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National Restaurant Association - Chain's healthy menu changes how kids order

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Chain's healthy menu changes how kids order

A Maryland-based restaurant chain’s healthful kids’ meals continue to affect how kids and their parents order two years after it revamped its menu.

The number of Silver Diner’s healthful kids’ entrée orders increased from 3.1 percent before the menu changed to 44.6 percent a year later, according to a study by ChildObesity 180 at Tufts University Friedman School of Nutrition Science and Policy. That number was 43 percent two years afterward.

Healthful children’s side orders rose from 38.4 percent before the changeover to 76.1 percent a year later and 74.8 percent two years afterward. The number of French fries ordered decreased to 25.3 percent a year later and 24.1 percent two years after from 57 percent before the switch. The amount of soda ordered dropped to 25.3 percent a year after the switch and 24.1 percent two years later. It was 34.7 percent before.

“The research supports the view that sustained behavior change is possible when healthier choices are more prevalent and prominent and made the default option,” said the study’s senior author Christina Economos, director of ChildObesity 180.

The findings were based on aggregate data from 335,209 children’s meals. The Robert Wood Johnson Foundation funded the study.

The findings, published in the November issue of Health Affairs, determined that the chain’s healthful changes not only were sustained over the two years, but in some cases improved further. In addition, the chain’s annual revenue grew 5.3 percent in 2014.

Silver Diner’s healthful offerings are aligned with the National Restaurant Association’s Kids LiveWell program. Since joining the initiative in 2012, Silver Diner automatically includes a fruit or vegetable side in children’s meals, and it removed French fries and soda from the kids’ menu. The changes started when Ype von Hengst, its co-founder and executive chef, reinvented the brand.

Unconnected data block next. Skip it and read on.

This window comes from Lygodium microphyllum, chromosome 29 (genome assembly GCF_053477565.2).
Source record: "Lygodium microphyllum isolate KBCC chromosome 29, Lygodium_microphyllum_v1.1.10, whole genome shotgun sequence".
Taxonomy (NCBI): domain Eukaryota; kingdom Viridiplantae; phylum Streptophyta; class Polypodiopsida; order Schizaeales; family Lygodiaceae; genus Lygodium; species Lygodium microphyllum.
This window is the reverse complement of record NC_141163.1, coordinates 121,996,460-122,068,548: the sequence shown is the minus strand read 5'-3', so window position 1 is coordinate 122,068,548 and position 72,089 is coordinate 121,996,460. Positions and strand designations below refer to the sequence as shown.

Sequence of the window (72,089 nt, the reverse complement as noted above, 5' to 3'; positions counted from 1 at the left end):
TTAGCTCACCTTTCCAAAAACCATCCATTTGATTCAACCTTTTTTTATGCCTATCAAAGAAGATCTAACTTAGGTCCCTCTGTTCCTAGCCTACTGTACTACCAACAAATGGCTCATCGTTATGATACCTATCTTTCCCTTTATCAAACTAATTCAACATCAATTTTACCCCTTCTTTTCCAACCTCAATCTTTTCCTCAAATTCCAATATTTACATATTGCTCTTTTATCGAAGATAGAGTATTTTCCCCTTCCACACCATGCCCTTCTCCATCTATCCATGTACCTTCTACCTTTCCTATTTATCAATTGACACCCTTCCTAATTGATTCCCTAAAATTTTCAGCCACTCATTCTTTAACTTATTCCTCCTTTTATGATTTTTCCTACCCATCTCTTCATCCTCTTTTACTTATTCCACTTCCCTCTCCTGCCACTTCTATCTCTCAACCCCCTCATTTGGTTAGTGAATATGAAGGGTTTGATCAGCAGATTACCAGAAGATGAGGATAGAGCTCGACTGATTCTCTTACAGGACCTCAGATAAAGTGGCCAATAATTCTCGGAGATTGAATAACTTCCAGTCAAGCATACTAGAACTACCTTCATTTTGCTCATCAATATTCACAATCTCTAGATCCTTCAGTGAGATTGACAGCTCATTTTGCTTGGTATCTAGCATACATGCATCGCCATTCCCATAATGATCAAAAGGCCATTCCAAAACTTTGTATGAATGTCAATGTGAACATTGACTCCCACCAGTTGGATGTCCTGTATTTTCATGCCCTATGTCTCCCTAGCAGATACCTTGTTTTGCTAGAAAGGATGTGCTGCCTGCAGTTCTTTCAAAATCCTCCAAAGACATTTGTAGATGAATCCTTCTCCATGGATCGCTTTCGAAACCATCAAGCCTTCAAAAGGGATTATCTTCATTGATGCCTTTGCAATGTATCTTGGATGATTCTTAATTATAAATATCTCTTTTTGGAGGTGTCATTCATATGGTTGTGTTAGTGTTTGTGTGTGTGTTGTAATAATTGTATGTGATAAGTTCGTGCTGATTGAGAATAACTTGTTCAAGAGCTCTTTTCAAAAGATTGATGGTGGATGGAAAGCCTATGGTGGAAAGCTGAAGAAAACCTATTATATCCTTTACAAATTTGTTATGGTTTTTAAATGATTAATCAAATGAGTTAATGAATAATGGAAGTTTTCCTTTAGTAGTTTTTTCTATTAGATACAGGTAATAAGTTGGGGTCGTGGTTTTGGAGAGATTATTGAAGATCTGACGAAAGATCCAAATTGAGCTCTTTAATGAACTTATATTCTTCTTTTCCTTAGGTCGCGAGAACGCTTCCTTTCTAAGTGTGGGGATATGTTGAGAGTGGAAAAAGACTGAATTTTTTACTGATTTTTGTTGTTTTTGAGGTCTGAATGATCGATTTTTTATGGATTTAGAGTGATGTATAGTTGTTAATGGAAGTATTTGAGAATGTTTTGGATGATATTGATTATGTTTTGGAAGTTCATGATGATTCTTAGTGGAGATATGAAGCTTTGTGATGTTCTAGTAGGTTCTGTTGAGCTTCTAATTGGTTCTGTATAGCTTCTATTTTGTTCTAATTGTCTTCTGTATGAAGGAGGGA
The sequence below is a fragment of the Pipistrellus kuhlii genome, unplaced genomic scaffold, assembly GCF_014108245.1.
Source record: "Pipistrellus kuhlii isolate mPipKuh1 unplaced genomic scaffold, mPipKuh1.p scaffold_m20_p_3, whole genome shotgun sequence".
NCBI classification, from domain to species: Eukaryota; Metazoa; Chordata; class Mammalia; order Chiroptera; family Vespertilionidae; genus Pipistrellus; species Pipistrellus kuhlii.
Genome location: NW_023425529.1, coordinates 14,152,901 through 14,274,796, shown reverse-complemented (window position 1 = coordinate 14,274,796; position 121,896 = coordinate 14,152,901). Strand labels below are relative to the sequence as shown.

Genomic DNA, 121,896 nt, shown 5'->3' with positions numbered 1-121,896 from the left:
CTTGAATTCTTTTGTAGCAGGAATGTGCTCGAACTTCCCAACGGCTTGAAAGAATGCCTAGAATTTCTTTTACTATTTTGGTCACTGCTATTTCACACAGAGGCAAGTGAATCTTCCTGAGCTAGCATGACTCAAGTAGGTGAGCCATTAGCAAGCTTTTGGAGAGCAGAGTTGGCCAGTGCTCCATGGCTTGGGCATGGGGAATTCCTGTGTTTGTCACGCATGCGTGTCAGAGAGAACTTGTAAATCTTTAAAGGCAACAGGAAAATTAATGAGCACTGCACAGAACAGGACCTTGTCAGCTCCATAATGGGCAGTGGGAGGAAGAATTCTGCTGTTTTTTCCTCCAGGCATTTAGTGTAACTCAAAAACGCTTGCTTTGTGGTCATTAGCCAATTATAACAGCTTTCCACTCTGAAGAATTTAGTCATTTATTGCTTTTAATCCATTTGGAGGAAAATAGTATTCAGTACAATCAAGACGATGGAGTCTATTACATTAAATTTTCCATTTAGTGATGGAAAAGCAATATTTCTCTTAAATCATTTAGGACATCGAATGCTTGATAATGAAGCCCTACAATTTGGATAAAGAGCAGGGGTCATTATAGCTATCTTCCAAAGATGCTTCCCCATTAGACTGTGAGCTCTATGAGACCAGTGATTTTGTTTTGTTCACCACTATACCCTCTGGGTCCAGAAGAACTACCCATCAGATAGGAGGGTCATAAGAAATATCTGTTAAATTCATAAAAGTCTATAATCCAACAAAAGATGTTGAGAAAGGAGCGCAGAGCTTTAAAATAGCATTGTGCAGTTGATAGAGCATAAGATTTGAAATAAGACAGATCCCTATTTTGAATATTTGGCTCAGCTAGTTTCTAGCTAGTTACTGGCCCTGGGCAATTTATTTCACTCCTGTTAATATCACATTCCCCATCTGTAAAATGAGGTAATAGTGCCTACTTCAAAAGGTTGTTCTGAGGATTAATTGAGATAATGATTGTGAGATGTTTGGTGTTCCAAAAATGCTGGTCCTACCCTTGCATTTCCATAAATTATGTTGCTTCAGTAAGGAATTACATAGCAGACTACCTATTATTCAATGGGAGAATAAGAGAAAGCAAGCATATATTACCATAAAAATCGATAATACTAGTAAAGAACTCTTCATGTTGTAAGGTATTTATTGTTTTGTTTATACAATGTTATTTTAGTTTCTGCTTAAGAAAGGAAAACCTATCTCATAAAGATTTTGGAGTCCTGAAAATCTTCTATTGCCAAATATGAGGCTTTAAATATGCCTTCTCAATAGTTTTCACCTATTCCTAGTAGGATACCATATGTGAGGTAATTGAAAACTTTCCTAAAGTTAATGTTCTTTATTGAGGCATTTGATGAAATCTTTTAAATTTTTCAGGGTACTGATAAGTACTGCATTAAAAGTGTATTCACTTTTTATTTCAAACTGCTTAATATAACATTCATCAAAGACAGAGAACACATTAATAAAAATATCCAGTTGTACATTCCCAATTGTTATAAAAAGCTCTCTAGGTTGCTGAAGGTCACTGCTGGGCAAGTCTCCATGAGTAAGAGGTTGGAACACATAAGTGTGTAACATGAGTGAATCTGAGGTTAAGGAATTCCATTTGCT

“Through menu testing and my own dedication to nutrition, we’ve created one of the healthiest children’s menus in the country,” he said. “Not only has it been embraced by kids, but our sales also have increased.”

Von Hengst challenged other restaurants to make the necessary changes on their kids’ menus.

“We – chefs, restaurateurs and suppliers – play an important role in ensuring our customers have healthy choices. By working together, we can significantly help to influence children’s eating decisions.”

Anita Jones-Mueller, CEO of Healthy Dining, the co-creator of the NRA’s Kids LiveWell program, said von Hengst has become a leader in knowing how to satisfy the taste buds of children in a healthful way.  “Offering more nutritious choices has been good for his company’s bottom line.”

Pictured top right: Silver Diner executive chef Ype von Hengst

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